This mysticism of the will places Mother Yvonne-Aimée in the great spiritual current which begins with Saint Thérèse de Lisieux, Saint François de Sales, Saint Ignatius of Loyola, Saint Bernard, Saint Augustine, and many other saints, the Virgin Mary, Servant of the Lord, and Jesus Himself, whose nourishment was to do the will of his Father. For Mother Yvonne-Aimée, as for these spiritual masters, the divine will has nothing of an abstract or imperious commandment. This divine will is wisdom, truth and mercy. It is a call to freedom and to love, like in Psalm 122 where the eyes of the servants look to the hand of their Master, or like the tender, calm and spontaneous wife who stirs at the least desire of her beloved. Yvonne-Aimée listened to His voice, His word in the Church. She was always attentive to His least desire. She would go straight to the service of Jesus, King of Love. One day she said to me: “My way is that of the Angels who never cause God to wait.”

Already, as a 10 year old, first Communicant, she wrote in her own blood: “I want to be only Yours, but I want especially to do Your will.” One understands, according to one theologian, the rapid ascent of a soul thus delivered to God, until complete abandonment. To a love which transports you, do not ask where it is going.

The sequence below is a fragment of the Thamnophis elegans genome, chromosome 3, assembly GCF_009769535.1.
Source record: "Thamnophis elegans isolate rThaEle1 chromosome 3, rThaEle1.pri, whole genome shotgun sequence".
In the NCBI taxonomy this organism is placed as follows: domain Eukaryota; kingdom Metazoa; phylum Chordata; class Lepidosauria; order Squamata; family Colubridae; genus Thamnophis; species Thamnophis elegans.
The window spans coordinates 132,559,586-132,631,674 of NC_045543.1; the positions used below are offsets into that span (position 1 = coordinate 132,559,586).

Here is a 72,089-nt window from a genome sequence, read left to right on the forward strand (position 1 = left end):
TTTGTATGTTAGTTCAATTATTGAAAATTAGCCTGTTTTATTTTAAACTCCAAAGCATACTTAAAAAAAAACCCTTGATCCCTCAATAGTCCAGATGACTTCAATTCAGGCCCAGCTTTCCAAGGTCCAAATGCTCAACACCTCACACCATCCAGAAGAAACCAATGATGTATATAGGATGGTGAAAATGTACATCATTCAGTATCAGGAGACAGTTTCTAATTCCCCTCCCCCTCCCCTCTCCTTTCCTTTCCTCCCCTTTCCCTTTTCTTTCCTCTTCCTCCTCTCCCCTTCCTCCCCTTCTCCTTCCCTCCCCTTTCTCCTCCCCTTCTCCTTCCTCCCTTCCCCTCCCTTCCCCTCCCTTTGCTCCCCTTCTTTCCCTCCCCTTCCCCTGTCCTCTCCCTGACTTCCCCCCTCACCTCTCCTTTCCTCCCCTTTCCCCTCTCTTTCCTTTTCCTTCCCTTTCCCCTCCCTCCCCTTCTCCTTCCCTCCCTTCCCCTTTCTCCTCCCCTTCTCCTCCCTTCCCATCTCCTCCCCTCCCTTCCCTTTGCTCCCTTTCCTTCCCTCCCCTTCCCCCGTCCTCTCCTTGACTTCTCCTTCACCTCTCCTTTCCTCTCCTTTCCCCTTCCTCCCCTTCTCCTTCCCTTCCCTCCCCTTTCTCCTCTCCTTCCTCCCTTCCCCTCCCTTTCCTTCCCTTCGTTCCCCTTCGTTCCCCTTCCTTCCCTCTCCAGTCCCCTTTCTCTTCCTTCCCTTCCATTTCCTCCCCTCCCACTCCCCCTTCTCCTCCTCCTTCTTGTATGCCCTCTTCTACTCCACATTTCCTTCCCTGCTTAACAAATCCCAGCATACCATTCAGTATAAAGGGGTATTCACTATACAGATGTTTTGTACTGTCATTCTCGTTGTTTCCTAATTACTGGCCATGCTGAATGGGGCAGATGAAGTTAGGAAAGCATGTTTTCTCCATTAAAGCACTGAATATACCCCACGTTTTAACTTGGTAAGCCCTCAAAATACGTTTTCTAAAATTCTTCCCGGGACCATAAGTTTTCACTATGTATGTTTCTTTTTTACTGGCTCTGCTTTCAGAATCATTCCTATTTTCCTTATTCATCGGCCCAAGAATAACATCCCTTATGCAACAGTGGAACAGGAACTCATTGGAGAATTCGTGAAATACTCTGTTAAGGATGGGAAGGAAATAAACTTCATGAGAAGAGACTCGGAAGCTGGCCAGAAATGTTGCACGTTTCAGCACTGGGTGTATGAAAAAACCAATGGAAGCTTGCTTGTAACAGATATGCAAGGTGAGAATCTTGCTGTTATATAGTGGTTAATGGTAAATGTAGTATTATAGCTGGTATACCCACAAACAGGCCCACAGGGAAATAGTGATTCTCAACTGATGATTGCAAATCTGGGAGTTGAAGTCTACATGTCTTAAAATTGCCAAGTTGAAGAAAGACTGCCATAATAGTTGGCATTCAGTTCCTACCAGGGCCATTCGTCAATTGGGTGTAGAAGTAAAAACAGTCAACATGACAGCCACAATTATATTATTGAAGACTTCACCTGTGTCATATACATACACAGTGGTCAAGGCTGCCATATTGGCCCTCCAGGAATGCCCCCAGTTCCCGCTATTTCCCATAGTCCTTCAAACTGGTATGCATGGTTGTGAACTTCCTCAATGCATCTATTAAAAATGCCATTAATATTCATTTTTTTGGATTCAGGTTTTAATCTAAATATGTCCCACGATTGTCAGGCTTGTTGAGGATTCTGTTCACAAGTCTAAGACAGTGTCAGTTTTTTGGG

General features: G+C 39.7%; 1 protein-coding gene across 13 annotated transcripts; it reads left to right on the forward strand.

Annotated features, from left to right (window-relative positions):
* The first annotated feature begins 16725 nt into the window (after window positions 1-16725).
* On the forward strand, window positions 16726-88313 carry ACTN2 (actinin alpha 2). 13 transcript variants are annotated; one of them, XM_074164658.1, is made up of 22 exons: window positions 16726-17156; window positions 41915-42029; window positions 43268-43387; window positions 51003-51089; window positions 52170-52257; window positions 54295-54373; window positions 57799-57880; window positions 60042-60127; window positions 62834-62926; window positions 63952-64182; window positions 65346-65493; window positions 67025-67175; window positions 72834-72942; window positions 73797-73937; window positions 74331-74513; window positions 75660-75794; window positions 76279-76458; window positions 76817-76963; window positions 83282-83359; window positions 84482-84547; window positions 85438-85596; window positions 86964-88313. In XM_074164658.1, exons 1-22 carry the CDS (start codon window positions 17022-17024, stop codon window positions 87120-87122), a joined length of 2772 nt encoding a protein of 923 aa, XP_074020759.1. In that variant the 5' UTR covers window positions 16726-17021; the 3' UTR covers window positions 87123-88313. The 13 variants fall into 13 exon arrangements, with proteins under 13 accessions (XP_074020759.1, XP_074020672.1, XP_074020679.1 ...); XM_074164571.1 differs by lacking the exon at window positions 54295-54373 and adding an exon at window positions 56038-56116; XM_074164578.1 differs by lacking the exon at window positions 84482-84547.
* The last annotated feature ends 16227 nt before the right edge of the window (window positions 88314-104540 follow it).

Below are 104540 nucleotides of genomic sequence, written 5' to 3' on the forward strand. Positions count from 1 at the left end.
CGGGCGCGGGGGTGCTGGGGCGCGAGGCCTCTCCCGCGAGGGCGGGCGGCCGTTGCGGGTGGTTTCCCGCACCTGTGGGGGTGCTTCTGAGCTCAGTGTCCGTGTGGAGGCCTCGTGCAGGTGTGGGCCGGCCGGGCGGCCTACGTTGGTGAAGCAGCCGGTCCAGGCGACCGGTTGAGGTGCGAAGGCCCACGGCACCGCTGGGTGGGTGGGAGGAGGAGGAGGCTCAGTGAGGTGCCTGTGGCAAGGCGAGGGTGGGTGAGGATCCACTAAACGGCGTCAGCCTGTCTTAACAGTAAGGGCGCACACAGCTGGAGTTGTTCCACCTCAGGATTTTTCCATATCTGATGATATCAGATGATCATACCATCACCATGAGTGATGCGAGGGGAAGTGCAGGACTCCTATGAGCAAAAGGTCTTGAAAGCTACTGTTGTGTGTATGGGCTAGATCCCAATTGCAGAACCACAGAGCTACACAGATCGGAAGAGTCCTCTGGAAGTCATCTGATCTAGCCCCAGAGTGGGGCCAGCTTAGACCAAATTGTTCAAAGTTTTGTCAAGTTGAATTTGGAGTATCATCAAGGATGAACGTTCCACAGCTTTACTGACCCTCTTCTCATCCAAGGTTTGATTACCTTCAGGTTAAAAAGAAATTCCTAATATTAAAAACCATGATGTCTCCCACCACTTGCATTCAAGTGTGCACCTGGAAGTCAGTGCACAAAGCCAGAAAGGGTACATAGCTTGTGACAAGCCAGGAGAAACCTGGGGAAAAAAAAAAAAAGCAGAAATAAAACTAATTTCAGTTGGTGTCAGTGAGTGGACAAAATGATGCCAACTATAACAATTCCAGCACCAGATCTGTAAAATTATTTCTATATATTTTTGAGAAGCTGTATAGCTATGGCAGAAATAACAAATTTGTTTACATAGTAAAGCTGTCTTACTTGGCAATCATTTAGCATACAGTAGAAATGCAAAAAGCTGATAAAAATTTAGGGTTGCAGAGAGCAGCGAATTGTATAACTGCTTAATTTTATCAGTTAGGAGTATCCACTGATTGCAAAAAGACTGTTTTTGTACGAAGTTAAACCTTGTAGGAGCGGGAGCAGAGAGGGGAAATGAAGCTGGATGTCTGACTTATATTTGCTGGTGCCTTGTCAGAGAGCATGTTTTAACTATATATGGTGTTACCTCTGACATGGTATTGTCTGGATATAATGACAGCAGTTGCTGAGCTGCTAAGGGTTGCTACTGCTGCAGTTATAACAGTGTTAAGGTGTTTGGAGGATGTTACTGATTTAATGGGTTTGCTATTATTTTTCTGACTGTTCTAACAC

Yvonne-Aimée and the Eucharist.

During the celebration of Mass, she would stand very upright and recollected in her stall. When the host was elevated and before prostrating herself, she would fixed the Host and the Chalice with an intense gaze, a glowing look and often in the evening and sometimes at night, she would come close to the grill of the choir and pray for a long time, kneeling in front of the Blessed Sacrament.

You have in hand texts where she let her faith spring forth toward the Eucharist. You know what an interior and decisive event her First Communion was, indeed, a great spiritual event. And you also know how much she prayed for priests.

It is at the age of 22 years, that, for the first time, not without a prophetic intuition, she began to search for profaned hosts. One saw Yvonne-Aimée, a young girl, returning wounded and covered with blood after having received blows when she sought to seize hosts carried off by sacrilegious and irreligious people. In this charisma which struck the writer, Julien Green - he speaks about it in his journal where he calls Mother Yvonne-Aimée “an admirable woman” - in this charisma of searching for profaned hosts, Monseigneur Picaud saw a recompense of the intrepid faith of Yvonne-Aimée. With the passage of time, one could discover also a reminder of the constant tradition of the Church, which, opposing innovators, affirms that the real presence of the Body and Blood of the Lord subsists apart from the liturgical celebration. Perhaps also, one could perceive a reminder of this extraordinary respect with which Christians, even when this requires risking their lives, must surround the broken bread for a new world, the admirable sacrament where appears most clearly, she said, the Mercy of Jesus, the sacrament which builds the fraternal unity of Christian communities.